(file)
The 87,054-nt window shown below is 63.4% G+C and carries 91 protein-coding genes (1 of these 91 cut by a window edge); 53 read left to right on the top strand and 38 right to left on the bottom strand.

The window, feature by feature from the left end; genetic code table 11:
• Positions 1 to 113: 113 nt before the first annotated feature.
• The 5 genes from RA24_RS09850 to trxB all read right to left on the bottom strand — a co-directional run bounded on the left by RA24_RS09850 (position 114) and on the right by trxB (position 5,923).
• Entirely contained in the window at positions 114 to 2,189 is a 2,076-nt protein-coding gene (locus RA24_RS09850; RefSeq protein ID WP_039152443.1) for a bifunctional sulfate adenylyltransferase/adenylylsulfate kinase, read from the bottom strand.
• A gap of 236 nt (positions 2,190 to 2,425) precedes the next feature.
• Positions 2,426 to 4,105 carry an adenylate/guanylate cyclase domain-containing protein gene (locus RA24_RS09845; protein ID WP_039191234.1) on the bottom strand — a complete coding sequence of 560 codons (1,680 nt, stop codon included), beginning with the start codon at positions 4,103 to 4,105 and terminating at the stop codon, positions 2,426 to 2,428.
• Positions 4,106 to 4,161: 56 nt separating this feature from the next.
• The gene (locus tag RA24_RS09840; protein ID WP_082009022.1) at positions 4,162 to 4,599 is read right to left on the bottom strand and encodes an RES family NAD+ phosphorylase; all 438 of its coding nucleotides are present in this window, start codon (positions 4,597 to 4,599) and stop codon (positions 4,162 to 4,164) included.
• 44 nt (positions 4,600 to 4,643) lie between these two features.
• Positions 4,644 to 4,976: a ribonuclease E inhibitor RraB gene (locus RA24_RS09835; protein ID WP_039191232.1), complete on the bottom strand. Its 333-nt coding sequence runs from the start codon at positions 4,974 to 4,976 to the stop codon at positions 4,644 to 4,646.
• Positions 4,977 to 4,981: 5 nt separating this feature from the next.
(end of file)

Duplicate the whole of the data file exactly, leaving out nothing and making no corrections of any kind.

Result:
The 87,054-nt window shown below is 63.4% G+C and carries 91 protein-coding genes (1 of these 91 cut by a window edge); 53 read left to right on the top strand and 38 right to left on the bottom strand.

The window, feature by feature from the left end; genetic code table 11:
• Positions 1 to 113: 113 nt before the first annotated feature.
• The 5 genes from RA24_RS09850 to trxB all read right to left on the bottom strand — a co-directional run bounded on the left by RA24_RS09850 (position 114) and on the right by trxB (position 5,923).
• Entirely contained in the window at positions 114 to 2,189 is a 2,076-nt protein-coding gene (locus RA24_RS09850; RefSeq protein ID WP_039152443.1) for a bifunctional sulfate adenylyltransferase/adenylylsulfate kinase, read from the bottom strand.
• A gap of 236 nt (positions 2,190 to 2,425) precedes the next feature.
• Positions 2,426 to 4,105 carry an adenylate/guanylate cyclase domain-containing protein gene (locus RA24_RS09845; protein ID WP_039191234.1) on the bottom strand — a complete coding sequence of 560 codons (1,680 nt, stop codon included), beginning with the start codon at positions 4,103 to 4,105 and terminating at the stop codon, positions 2,426 to 2,428.
• Positions 4,106 to 4,161: 56 nt separating this feature from the next.
• The gene (locus tag RA24_RS09840; protein ID WP_082009022.1) at positions 4,162 to 4,599 is read right to left on the bottom strand and encodes an RES family NAD+ phosphorylase; all 438 of its coding nucleotides are present in this window, start codon (positions 4,597 to 4,599) and stop codon (positions 4,162 to 4,164) included.
• 44 nt (positions 4,600 to 4,643) lie between these two features.
• Positions 4,644 to 4,976: a ribonuclease E inhibitor RraB gene (locus RA24_RS09835; protein ID WP_039191232.1), complete on the bottom strand. Its 333-nt coding sequence runs from the start codon at positions 4,974 to 4,976 to the stop codon at positions 4,644 to 4,646.
• Positions 4,977 to 4,981: 5 nt separating this feature from the next.